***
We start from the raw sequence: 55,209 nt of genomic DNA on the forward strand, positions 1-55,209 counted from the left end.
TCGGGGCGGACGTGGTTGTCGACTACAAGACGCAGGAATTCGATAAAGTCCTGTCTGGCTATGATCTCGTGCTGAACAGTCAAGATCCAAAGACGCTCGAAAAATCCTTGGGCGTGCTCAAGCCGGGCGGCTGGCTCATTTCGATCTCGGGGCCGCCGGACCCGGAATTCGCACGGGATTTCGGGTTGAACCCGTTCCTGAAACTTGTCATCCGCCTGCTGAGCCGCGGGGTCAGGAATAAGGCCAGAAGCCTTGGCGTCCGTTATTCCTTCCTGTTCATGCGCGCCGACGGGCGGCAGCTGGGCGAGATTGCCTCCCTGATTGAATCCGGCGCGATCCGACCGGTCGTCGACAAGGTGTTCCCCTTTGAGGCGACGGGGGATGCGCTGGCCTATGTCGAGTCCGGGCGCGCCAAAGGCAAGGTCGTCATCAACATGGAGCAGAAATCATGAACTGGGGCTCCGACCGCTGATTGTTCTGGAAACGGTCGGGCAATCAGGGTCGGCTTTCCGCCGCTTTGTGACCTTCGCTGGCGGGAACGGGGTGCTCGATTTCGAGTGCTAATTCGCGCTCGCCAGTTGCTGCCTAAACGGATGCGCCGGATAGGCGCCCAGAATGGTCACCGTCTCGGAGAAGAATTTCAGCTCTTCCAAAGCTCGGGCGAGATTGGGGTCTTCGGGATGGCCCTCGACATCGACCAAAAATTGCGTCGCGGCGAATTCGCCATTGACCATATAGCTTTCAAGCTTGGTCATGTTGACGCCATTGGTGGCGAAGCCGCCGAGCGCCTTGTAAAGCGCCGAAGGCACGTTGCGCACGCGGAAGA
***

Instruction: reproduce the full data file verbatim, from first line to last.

We start from the raw sequence: 55,209 nt of genomic DNA on the forward strand, positions 1-55,209 counted from the left end.
TCGGGGCGGACGTGGTTGTCGACTACAAGACGCAGGAATTCGATAAAGTCCTGTCTGGCTATGATCTCGTGCTGAACAGTCAAGATCCAAAGACGCTCGAAAAATCCTTGGGCGTGCTCAAGCCGGGCGGCTGGCTCATTTCGATCTCGGGGCCGCCGGACCCGGAATTCGCACGGGATTTCGGGTTGAACCCGTTCCTGAAACTTGTCATCCGCCTGCTGAGCCGCGGGGTCAGGAATAAGGCCAGAAGCCTTGGCGTCCGTTATTCCTTCCTGTTCATGCGCGCCGACGGGCGGCAGCTGGGCGAGATTGCCTCCCTGATTGAATCCGGCGCGATCCGACCGGTCGTCGACAAGGTGTTCCCCTTTGAGGCGACGGGGGATGCGCTGGCCTATGTCGAGTCCGGGCGCGCCAAAGGCAAGGTCGTCATCAACATGGAGCAGAAATCATGAACTGGGGCTCCGACCGCTGATTGTTCTGGAAACGGTCGGGCAATCAGGGTCGGCTTTCCGCCGCTTTGTGACCTTCGCTGGCGGGAACGGGGTGCTCGATTTCGAGTGCTAATTCGCGCTCGCCAGTTGCTGCCTAAACGGATGCGCCGGATAGGCGCCCAGAATGGTCACCGTCTCGGAGAAGAATTTCAGCTCTTCCAAAGCTCGGGCGAGATTGGGGTCTTCGGGATGGCCCTCGACATCGACCAAAAATTGCGTCGCGGCGAATTCGCCATTGACCATATAGCTTTCAAGCTTGGTCATGTTGACGCCATTGGTGGCGAAGCCGCCGAGCGCCTTGTAAAGCGCCGAAGGCACGTTGCGCACGCGGAAGA